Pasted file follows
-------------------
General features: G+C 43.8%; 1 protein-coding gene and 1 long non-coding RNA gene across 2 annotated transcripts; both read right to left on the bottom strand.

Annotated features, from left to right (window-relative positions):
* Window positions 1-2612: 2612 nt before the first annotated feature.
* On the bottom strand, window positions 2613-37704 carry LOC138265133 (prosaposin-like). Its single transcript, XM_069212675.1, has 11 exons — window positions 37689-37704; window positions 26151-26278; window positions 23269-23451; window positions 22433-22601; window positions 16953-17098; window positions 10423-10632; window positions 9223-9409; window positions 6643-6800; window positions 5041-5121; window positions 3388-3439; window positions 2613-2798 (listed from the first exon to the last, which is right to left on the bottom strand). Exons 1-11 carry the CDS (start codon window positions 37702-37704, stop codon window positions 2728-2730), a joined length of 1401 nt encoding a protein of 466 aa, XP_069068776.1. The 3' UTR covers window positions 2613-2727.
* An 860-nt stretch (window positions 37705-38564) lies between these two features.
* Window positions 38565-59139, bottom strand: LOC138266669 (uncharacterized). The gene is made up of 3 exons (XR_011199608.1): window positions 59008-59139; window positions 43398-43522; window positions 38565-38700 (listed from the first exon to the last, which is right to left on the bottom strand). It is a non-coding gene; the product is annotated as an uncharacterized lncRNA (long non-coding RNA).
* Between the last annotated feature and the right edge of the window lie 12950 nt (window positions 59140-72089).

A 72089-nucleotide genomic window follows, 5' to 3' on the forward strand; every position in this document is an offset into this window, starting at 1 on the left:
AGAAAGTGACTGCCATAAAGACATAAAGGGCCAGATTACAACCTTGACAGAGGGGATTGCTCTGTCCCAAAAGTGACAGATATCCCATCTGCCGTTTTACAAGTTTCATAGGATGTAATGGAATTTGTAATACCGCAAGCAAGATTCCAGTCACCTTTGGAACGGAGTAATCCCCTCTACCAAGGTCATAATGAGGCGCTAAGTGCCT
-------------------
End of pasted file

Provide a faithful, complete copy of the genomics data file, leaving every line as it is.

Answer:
General features: G+C 43.8%; 1 protein-coding gene and 1 long non-coding RNA gene across 2 annotated transcripts; both read right to left on the bottom strand.

Annotated features, from left to right (window-relative positions):
* Window positions 1-2612: 2612 nt before the first annotated feature.
* On the bottom strand, window positions 2613-37704 carry LOC138265133 (prosaposin-like). Its single transcript, XM_069212675.1, has 11 exons — window positions 37689-37704; window positions 26151-26278; window positions 23269-23451; window positions 22433-22601; window positions 16953-17098; window positions 10423-10632; window positions 9223-9409; window positions 6643-6800; window positions 5041-5121; window positions 3388-3439; window positions 2613-2798 (listed from the first exon to the last, which is right to left on the bottom strand). Exons 1-11 carry the CDS (start codon window positions 37702-37704, stop codon window positions 2728-2730), a joined length of 1401 nt encoding a protein of 466 aa, XP_069068776.1. The 3' UTR covers window positions 2613-2727.
* An 860-nt stretch (window positions 37705-38564) lies between these two features.
* Window positions 38565-59139, bottom strand: LOC138266669 (uncharacterized). The gene is made up of 3 exons (XR_011199608.1): window positions 59008-59139; window positions 43398-43522; window positions 38565-38700 (listed from the first exon to the last, which is right to left on the bottom strand). It is a non-coding gene; the product is annotated as an uncharacterized lncRNA (long non-coding RNA).
* Between the last annotated feature and the right edge of the window lie 12950 nt (window positions 59140-72089).

A 72089-nucleotide genomic window follows, 5' to 3' on the forward strand; every position in this document is an offset into this window, starting at 1 on the left:
AGAAAGTGACTGCCATAAAGACATAAAGGGCCAGATTACAACCTTGACAGAGGGGATTGCTCTGTCCCAAAAGTGACAGATATCCCATCTGCCGTTTTACAAGTTTCATAGGATGTAATGGAATTTGTAATACCGCAAGCAAGATTCCAGTCACCTTTGGAACGGAGTAATCCCCTCTACCAAGGTCATAATGAGGCGCTAAGTGCCT